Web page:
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Few clouds
24.8 °F
December 11, 2017
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View from the Top

The bottom of the waterfall at Jensen’s Ledges that we were about to conquer.
TRR photos by Isabel Braverman

By Isabel Braverman

On a perfect clear day in the very beginning of fall (the trees teasing with hints of reds, yellows and oranges), I gathered a group of friends to do something that we locals have probably done once before, if not multiple times—hike Jensen’s Ledges.

Jensen’s (as we call it; some call it the Ledges) is an uphill hike that leads to the top of a mountain with stunning views of the Delaware River. But first, how do you get there? While my friends were no strangers to the hike, this was only my second time; and getting there is certainly a journey—one of those things that you would only know about if you’ve been there before (how’s that for an oxymoron?). Thus it earns its title as a “hidden gem” both literally and figuratively.

Our journey started in Callicoon, where we all met each other to carpool to Jensen’s. From Callicoon, all you do is get onto Route 97 heading toward Hancock and stay straight for a while. Next, you make a left onto Lordville Road (don’t miss it!). You stay straight on that road until you get to the little town of Lordville, a town made up of old houses, one church and one large abandoned boarding house. The atmosphere is entirely creepy. You make a left onto Bouchoux Road, which has a Dead End sign (I feel like it’s there because the locals want to keep Jensen’s hidden). The Dead End road is practically one-lane and definitely dirt and gravel and a tad bit scary if you were to, say, meet a pick-up truck coming the other way. After it seems the road will never end, it takes a sudden sharp curve and there it is—the parking lot.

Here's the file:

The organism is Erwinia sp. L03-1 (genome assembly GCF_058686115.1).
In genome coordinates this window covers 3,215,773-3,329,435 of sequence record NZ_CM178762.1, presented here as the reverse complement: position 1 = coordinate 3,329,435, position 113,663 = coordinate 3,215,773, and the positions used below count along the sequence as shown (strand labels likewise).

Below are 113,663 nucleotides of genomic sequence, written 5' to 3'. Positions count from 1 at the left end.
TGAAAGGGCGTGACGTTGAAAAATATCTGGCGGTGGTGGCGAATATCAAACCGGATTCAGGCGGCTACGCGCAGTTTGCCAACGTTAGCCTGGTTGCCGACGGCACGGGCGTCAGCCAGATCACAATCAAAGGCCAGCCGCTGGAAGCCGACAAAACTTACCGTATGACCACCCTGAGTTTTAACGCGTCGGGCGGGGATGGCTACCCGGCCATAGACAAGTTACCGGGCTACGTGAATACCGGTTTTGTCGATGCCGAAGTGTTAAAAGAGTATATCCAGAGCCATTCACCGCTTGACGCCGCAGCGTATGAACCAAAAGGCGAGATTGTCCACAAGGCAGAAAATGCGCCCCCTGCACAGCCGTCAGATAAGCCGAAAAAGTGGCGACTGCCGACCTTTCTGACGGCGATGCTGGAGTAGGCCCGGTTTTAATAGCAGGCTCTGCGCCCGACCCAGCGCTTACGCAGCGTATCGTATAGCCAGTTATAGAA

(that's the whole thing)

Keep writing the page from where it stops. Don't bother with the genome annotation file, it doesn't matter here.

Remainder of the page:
The common path is at the beginning of the parking lot. There is a sign-in sheet so that if you don’t make it back down someone will come find you (so don’t forget to sign back out). I wondered aloud how often they check the sheet.

Being of adventurous spirit, we decided to take the path less traveled. At the end of the parking lot there is a wooded trail that leads you to the railroad tracks. You have to walk along the tracks for a little while until you see the waterfall, at which you cross over to the bottom of the waterfall. Our friend Dylan had convinced us to take this “trail,” although there was no trail to be seen and we soon realized to our great surprise that we would be climbing up the side of the waterfall.